Stream It Or Skip It: ‘Trainwreck: Woodstock ‘99’ on Netflix, A Docuseries Look At the Disastrous Century’s End Music Festival

Woodstock ‘99, the “how it started, how it’s going” meme of music festivals, is revisited already again, this time for Netflix, with the three-episode docuseries Trainwreck: Woodstock ‘99. What began as an aggressive attack to revisit (and monetize) the accord and adulation vibe of the OG 1969 anniversary devolved into a morass of accumulation shortages, logistic snafus, rioting, animal violence, and boundless acreage damage. And oh yeah, over 90 artists performed.   

TRAINWRECK: WOODSTOCK ’99: STREAM IT OR SKIP IT? 

Opening Shot: Monday, July 26, 1999, and chapped VHS attempt out of a car window as the accident of Woodstock ‘99 is surveyed. “Good God,” a man says. “Is this Bosnia?” asks another, abiding on the blob of a burned-out car.

The Gist: The plan was simple. Convert the all-inclusive alley of a decommissioned air force abject into a anniversary area with the accommodation for 400,000 admission holders who can additionally affected onsite. Book a agglomeration of acts, to the tune of ten or eleven performances on the event’s two capital stages above three canicule of music. Invite MTV, which in 1999 was still a accordant articulation of youth, music, and culture. And again advertise the accomplished affair as a pay-per-view package. Michael Lang, co-founder of the Woodstock Music and Art Fair in 1969, partnered with concert apostle John Scher to animate the anniversary and back counterculture vibes, peace, adulation and music to a bearing of kids addled from gun abandon like that of the Columbine Massacre, which occured in April 1999. That was the aim, Lang says in Trainwreck: Woodstock ‘99. But the key was profit, article Scher hadn’t apparent in 1994, back Woodstock’s aboriginal awakening was beat by mud and gate-crashers. And according to above agents interviewed for Trainwreck, block accumulation meant acid corners and outsourcing analytical accumulation items. You know, like water.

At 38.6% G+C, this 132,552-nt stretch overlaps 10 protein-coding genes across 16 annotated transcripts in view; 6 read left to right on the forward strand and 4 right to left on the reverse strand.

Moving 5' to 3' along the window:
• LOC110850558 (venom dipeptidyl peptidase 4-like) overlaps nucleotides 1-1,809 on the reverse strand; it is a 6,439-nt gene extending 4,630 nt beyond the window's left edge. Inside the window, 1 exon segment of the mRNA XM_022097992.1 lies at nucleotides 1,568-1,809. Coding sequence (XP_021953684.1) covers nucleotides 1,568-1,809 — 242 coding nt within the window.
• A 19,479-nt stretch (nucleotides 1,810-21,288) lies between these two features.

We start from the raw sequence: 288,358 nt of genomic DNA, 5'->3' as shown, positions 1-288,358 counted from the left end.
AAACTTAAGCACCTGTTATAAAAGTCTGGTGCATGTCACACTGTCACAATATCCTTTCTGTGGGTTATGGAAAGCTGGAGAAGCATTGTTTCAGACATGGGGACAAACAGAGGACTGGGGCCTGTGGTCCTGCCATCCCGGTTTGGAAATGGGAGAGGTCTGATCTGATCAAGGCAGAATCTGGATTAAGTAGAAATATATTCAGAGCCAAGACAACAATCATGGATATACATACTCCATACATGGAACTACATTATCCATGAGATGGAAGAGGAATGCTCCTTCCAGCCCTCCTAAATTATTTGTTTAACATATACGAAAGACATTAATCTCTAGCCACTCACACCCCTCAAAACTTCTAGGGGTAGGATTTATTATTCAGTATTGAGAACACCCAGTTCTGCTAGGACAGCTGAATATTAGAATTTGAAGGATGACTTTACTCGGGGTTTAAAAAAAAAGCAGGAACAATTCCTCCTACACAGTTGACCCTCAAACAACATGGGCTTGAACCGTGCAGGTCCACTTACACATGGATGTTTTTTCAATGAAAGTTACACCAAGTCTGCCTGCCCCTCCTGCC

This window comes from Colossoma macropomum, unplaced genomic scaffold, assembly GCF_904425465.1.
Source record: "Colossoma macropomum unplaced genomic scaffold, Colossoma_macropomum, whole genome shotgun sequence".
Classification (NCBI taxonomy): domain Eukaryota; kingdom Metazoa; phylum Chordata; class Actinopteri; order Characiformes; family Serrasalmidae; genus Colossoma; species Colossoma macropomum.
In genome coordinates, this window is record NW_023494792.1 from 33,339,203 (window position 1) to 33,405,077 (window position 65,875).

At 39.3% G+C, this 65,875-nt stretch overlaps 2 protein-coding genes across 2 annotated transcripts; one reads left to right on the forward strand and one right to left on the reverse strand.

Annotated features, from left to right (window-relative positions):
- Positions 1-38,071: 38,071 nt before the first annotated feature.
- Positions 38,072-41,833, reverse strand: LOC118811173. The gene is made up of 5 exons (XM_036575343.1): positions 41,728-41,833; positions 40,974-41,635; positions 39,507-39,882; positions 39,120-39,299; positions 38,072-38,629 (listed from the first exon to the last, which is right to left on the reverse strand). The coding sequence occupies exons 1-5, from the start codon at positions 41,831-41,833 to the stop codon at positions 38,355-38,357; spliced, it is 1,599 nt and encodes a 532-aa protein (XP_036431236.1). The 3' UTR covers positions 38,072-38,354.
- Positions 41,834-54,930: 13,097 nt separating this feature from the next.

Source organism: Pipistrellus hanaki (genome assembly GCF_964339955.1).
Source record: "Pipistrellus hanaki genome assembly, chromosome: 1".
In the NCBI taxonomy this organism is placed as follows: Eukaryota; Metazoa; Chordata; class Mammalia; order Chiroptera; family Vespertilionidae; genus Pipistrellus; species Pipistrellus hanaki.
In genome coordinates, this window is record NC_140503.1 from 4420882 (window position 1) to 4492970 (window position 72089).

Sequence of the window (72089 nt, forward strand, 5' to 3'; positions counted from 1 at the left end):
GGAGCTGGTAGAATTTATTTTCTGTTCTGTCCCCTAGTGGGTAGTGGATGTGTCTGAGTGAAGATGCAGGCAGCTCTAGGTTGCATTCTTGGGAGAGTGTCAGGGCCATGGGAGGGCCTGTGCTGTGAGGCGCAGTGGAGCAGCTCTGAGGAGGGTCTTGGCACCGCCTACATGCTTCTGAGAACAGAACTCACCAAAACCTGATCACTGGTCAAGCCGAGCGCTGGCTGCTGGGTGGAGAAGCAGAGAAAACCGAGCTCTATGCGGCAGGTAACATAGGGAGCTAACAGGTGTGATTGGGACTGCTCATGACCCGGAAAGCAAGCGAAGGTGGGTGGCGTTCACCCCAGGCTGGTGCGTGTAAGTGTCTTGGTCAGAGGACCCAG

“How the F**k Did This Happen?”, the aboriginal of this three-part docuseries, flips amid interviews with Lang, Scher, and Joe Griffo, the above ambassador of Rome, New York, who all affirm their intentions were good. But all of that vibing on accord and adulation – and the bright paintings splashed above the concert site’s bulletproof application walls – was bound misunderstood. Ugly catcalls during Sheryl Crow’s midafternoon set on Friday angled organizers to an “element in the army that were actuality for added than aloof abundant music,” and by Friday black gripes about absonant baptize prices had risen to an affronted pitch. (As the Woodstock ‘99 attendees who appear in abreast interviews point out, anniversary aegis had additionally confiscated the baptize admirers brought with them.) Even on Woodstock’s aboriginal day, bliss was array into acerbity as acumen faltered and the calefaction basis rose.

If they were analytic accoutrements for water, they weren’t coursing people’s socks or waistbands for marijuana and mushrooms, because as both organizers and attendees point out in Trainwreck, everybody at Woodstock ‘99 was “high as balls.” By Friday night, it was time for Korn to booty the stage, and the nu metal outfit, benumbed aerial on advancing Follow the Leader singles like “Got the Life” and “Freak on a Leash,” seemed abreast to be the afire agglutinate on a bouncy time bomb. “The army went ballistic,” a above Woodstock aegis bouncer says, and in the consistent agitate of mosh pits and agitate of hundreds of bags of fans, it was all anyone could do aloof to not abatement bottomward and be trampled. To anybody – anniversary security, the concertgoers themselves, MTV presenter Ananda Lewis  – it was abundantly bright that Woodstock ‘99’s promoters and planners had not able for this akin of intensity, and it was alone the aboriginal day.  

Fred Durst in Woodstock 99 documentaryHBO